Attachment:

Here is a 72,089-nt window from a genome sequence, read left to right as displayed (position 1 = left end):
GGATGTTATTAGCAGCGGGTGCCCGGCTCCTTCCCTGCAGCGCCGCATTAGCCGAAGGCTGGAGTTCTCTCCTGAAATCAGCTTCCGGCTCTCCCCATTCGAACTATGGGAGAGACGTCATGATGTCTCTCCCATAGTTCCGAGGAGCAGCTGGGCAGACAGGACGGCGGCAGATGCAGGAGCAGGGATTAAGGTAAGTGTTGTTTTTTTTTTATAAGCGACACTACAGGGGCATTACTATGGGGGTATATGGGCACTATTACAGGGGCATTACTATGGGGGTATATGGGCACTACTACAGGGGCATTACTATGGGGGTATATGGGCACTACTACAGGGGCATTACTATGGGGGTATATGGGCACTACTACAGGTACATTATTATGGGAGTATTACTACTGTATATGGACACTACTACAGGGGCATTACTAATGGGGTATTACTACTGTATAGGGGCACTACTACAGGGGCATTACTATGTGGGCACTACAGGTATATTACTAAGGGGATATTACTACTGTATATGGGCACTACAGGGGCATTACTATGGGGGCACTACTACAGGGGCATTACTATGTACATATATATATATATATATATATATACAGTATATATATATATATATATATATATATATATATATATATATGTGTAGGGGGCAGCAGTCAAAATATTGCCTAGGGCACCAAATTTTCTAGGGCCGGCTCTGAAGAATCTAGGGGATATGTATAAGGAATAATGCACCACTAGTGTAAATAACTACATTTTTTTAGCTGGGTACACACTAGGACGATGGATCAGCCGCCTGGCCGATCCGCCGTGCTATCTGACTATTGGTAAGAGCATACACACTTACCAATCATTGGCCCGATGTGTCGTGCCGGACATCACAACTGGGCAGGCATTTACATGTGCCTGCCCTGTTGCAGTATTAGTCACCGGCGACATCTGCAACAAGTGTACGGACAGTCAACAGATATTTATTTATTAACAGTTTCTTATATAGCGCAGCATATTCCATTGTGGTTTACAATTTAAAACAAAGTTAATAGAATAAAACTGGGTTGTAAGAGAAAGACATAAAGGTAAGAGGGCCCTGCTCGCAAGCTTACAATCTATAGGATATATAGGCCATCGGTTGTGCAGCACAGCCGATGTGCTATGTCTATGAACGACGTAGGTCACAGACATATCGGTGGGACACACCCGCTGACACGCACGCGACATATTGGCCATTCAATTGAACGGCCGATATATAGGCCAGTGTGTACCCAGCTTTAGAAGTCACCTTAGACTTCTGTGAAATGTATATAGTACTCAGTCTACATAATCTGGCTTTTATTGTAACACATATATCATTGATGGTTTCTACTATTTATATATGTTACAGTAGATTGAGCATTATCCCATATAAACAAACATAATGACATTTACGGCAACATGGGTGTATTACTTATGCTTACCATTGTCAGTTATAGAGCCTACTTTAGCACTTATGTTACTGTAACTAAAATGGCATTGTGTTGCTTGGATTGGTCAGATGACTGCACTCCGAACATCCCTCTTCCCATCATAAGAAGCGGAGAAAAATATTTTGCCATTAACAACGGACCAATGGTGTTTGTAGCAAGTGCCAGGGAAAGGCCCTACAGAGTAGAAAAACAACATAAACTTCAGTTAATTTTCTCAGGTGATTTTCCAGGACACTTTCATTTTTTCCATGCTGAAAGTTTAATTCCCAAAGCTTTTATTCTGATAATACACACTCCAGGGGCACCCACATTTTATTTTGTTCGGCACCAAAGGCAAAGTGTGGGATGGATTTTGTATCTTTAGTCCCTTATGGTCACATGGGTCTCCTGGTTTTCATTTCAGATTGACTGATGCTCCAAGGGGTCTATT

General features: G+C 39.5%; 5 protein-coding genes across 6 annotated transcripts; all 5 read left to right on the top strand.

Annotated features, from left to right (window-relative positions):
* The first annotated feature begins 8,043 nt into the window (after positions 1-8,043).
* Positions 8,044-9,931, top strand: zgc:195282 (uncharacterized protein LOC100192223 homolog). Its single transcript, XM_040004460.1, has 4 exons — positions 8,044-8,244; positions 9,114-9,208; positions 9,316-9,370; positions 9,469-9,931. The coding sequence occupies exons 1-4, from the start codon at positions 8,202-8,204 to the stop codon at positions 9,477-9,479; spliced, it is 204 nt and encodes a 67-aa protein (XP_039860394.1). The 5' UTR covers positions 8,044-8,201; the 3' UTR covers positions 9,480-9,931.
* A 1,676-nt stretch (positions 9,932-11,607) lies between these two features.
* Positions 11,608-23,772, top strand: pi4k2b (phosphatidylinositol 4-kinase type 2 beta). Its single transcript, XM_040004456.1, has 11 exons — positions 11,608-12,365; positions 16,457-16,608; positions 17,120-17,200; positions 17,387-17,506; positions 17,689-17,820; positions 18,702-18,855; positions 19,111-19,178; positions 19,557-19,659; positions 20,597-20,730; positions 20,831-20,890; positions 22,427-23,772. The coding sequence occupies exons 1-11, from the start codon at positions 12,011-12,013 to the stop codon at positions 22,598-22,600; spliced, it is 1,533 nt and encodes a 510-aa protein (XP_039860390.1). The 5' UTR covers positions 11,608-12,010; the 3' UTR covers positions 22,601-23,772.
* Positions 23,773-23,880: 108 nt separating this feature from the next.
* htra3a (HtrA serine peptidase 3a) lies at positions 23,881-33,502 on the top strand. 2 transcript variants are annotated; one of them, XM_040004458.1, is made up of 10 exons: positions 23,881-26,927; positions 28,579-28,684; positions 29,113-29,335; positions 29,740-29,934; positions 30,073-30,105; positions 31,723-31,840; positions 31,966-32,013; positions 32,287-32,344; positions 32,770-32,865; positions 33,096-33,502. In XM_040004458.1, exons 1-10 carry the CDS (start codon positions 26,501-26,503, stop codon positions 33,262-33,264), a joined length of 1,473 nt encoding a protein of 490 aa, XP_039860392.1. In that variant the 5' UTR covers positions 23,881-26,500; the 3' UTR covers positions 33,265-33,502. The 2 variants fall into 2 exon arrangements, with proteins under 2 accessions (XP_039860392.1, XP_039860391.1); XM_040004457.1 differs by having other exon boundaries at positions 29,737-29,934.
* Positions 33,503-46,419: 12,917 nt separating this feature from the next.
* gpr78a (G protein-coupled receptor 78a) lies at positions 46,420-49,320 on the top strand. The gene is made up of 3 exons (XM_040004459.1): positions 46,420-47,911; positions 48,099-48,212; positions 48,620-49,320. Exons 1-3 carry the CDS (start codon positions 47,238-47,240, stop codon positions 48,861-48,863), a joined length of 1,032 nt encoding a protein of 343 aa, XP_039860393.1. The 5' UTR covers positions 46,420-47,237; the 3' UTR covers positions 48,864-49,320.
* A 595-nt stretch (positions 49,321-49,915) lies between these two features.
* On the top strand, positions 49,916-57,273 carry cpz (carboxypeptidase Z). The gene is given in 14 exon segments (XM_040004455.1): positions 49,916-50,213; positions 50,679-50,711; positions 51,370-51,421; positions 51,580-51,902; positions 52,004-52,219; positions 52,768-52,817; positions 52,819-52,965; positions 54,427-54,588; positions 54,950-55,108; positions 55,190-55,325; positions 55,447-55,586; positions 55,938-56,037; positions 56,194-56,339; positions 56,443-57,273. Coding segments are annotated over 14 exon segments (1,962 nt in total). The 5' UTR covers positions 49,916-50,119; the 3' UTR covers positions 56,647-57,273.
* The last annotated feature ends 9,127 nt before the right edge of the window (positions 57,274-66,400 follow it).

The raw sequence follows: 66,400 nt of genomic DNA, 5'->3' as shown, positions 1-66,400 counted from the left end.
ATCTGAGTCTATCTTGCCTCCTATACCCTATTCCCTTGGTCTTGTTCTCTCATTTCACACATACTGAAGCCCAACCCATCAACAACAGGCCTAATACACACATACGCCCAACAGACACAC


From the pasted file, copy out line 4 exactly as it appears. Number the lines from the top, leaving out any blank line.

Annotated features, from left to right (window-relative positions):